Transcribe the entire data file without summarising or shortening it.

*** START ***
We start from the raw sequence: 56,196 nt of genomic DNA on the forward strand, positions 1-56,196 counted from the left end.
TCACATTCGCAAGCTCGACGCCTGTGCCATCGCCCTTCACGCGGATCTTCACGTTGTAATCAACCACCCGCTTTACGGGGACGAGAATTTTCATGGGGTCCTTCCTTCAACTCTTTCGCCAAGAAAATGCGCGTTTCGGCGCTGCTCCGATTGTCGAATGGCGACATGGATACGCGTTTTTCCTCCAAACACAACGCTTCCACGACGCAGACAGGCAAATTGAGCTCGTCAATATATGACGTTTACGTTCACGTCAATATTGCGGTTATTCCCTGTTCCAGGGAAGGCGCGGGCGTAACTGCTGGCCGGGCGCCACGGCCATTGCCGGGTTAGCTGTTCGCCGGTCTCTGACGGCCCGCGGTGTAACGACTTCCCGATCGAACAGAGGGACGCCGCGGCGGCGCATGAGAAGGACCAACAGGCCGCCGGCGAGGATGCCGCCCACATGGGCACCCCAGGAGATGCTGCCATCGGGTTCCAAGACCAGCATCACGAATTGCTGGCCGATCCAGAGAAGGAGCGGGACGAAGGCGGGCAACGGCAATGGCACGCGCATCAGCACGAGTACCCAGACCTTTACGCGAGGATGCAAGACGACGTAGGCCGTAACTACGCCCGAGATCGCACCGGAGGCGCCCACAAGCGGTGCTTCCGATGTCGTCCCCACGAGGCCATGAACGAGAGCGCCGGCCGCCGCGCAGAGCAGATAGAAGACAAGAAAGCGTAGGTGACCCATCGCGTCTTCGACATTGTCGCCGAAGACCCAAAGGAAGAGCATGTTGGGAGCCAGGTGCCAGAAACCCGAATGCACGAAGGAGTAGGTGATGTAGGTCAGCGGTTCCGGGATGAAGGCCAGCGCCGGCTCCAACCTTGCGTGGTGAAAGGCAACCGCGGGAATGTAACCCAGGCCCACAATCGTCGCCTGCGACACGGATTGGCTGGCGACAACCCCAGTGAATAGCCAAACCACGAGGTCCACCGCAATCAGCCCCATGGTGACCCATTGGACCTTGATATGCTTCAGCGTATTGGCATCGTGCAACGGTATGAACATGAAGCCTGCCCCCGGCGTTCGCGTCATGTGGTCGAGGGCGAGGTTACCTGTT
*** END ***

We start from the raw sequence: 56,196 nt of genomic DNA on the forward strand, positions 1-56,196 counted from the left end.
TCACATTCGCAAGCTCGACGCCTGTGCCATCGCCCTTCACGCGGATCTTCACGTTGTAATCAACCACCCGCTTTACGGGGACGAGAATTTTCATGGGGTCCTTCCTTCAACTCTTTCGCCAAGAAAATGCGCGTTTCGGCGCTGCTCCGATTGTCGAATGGCGACATGGATACGCGTTTTTCCTCCAAACACAACGCTTCCACGACGCAGACAGGCAAATTGAGCTCGTCAATATATGACGTTTACGTTCACGTCAATATTGCGGTTATTCCCTGTTCCAGGGAAGGCGCGGGCGTAACTGCTGGCCGGGCGCCACGGCCATTGCCGGGTTAGCTGTTCGCCGGTCTCTGACGGCCCGCGGTGTAACGACTTCCCGATCGAACAGAGGGACGCCGCGGCGGCGCATGAGAAGGACCAACAGGCCGCCGGCGAGGATGCCGCCCACATGGGCACCCCAGGAGATGCTGCCATCGGGTTCCAAGACCAGCATCACGAATTGCTGGCCGATCCAGAGAAGGAGCGGGACGAAGGCGGGCAACGGCAATGGCACGCGCATCAGCACGAGTACCCAGACCTTTACGCGAGGATGCAAGACGACGTAGGCCGTAACTACGCCCGAGATCGCACCGGAGGCGCCCACAAGCGGTGCTTCCGATGTCGTCCCCACGAGGCCATGAACGAGAGCGCCGGCCGCCGCGCAGAGCAGATAGAAGACAAGAAAGCGTAGGTGACCCATCGCGTCTTCGACATTGTCGCCGAAGACCCAAAGGAAGAGCATGTTGGGAGCCAGGTGCCAGAAACCCGAATGCACGAAGGAGTAGGTGATGTAGGTCAGCGGTTCCGGGATGAAGGCCAGCGCCGGCTCCAACCTTGCGTGGTGAAAGGCAACCGCGGGAATGTAACCCAGGCCCACAATCGTCGCCTGCGACACGGATTGGCTGGCGACAACCCCAGTGAATAGCCAAACCACGAGGTCCACCGCAATCAGCCCCATGGTGACCCATTGGACCTTGATATGCTTCAGCGTATTGGCATCGTGCAACGGTATGAACATGAAGCCTGCCCCCGGCGTTCGCGTCATGTGGTCGAGGGCGAGGTTACCTGTT